Digital Banking, Core Renewal And Thinking From The Inside Out

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More than a couple of really smart folks in the industry have suggested that for financial institutions to be able to respond to the digital revolution raging around them, they first must address the deficiencies in their core banking systems. 

This proposition, in my opinion, is wrongheaded.  It is not that core-processing systems aren’t in need of renewal.  They are.  Many contain programming languages that only a minority of the population on the planet can spell.  They are monolithic, account driven beasts that restrict the view of the customer’s overall relationship with the institution.  Address them and you will be able to decrease complexity and cost – if you survive the project. 

However, renewing the core is not the answer to addressing the digital revolution.  The digital landscape is too fluid and fast moving to make this option viable even if someone were lucky enough to guess what the core would need to accommodate over the long haul in a   world breeding the Internet of Things.

Another really smart guy, David Gibbard, wrote about the fallacious belief that a core renewal could save a financial institution struggling to find its bearings in the digital age.  This quote from David’s blog is a long one but worth the read:

“Core banking systems, also known as core data processing systems, were architected and built 30 to 40 years ago. They were designed more than 20 years before anyone heard of the Internet and their basic architecture has not changed since then. They were built to handle internally-generated transactions from tellers, loan officers, CSRs and back-office support staff.

They most definitely were not designed and still are not designed to meet the needs of external users such as customers and members. As a former executive of a core banking system company, I have seen the inside of the belly of the beast and it is not pretty….If you saw how core banking systems are architected, enhanced and maintained, the spaghetti code cobbled together, and the lack of documentation, you would not want to rely on it to run your bank or credit union…

Converting from one core data processing system to another core data processing system is like adding Internet radio to your 300,000 mile, 15 year old car. It may provide you with a feature you are missing, but what happens when the engine blows up?”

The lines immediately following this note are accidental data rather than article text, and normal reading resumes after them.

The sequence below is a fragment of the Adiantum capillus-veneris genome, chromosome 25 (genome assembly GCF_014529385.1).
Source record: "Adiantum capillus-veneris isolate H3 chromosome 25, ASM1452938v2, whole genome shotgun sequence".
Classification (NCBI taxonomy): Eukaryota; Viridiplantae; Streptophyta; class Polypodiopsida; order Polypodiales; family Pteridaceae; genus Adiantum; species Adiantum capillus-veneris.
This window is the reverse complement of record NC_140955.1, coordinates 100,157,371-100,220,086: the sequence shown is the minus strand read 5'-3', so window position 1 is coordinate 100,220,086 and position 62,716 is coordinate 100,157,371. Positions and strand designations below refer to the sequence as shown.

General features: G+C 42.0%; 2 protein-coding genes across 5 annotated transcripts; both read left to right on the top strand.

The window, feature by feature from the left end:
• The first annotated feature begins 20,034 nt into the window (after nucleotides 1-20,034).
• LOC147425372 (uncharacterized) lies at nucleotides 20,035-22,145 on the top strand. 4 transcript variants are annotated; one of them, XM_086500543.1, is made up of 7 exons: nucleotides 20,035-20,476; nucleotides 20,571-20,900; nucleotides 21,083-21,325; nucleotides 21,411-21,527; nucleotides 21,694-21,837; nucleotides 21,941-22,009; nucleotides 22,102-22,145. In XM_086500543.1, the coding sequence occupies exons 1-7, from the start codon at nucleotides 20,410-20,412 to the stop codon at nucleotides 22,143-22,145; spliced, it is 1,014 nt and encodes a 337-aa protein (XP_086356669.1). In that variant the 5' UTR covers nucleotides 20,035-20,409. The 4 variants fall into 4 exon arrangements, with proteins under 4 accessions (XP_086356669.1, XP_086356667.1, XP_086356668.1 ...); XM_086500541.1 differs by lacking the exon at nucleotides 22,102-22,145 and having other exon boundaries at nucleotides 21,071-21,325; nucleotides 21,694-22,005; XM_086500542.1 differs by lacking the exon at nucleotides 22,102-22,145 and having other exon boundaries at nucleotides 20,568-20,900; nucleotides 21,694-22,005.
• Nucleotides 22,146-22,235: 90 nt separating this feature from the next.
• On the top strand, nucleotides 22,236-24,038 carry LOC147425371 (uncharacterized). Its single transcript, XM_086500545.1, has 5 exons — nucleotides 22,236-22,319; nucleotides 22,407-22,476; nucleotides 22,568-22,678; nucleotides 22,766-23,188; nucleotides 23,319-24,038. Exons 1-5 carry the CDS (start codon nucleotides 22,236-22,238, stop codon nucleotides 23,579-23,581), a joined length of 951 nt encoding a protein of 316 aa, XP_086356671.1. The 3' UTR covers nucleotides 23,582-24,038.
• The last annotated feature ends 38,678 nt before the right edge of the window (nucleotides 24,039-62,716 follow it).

My Honda Element is only 12 years old with only 150,000 miles on it.  Being a Honda from another age, it might live to be twice this old and double up on the miles before the engine goes.  However, if I wanted an Internet-connected car, no one would think it sane for me to retrofit the Element with that capability. 

The “fix the core to win the digital battle logic” is an example of a point of view from a different era when financial institutions defined how and when they would deliver the services they provided.  Unfortunately, this perspective is still entrenched in the minds of too many.  They think the public will wait while their organization sorts through its best option, in other words the lowest risk to value ratio they can find. 

The reality is financial institutions lost control of the catbird’s seat in the decision making process related to digital channels sometime shortly after the introduction of the iPhone, and since then consumers have been voting with their feet in search of perspectives that consider first what is best for the consumer rather than what is optimal for the bank or credit union. So important to the consumer is the digital experience that they will even sign up as customers of the “Too Big To Fail” set that so many swore off of after they nearly burned down the barn a few years back.

Not all bankers are stuck in the past, though.  Some are working hard to find a way to meet the digital needs of consumers even if the option involves some risk.  Take for example Jay Sidhu, the former long-time boss of Sovereign Bancorp who is now at Santander.  Jay was recently featured in the WSJ’s blog, Moneybeat.  Jay, with his daughter Luvleen Sidhu, has launched BankMobile, a branchless bank whose app you can pick up as of this week in the Google and Apple app stores.  

Sure, you can argue that others have tried the Internet-only, branchless thing.  Jim Marous (uber smart guy) noted in the WSJ blog, “The challenge with every internet-only bank in the past and today is the ability to provide enough value in exchange for ‘giving up’ branches and local access.”  I would never argue with Jim (or I would at least be very selective about when I do).  His point is valid.  However, what I like about the Sidhu approach is that their thinking is oriented toward the future, not the past.

Jay and Luvleen, along with others with similar business plans, are not thinking about 40 year old systems.  They are thinking about how to use new technology to address the issues of connectivity, convenience and control consumers want any time, any where, from whatever device they are holding for whatever purpose they deem important at the time.  My bet is that some version of this strategy will carry the day and that by the time most pursuing the core renewal logic finish up, the game will be over.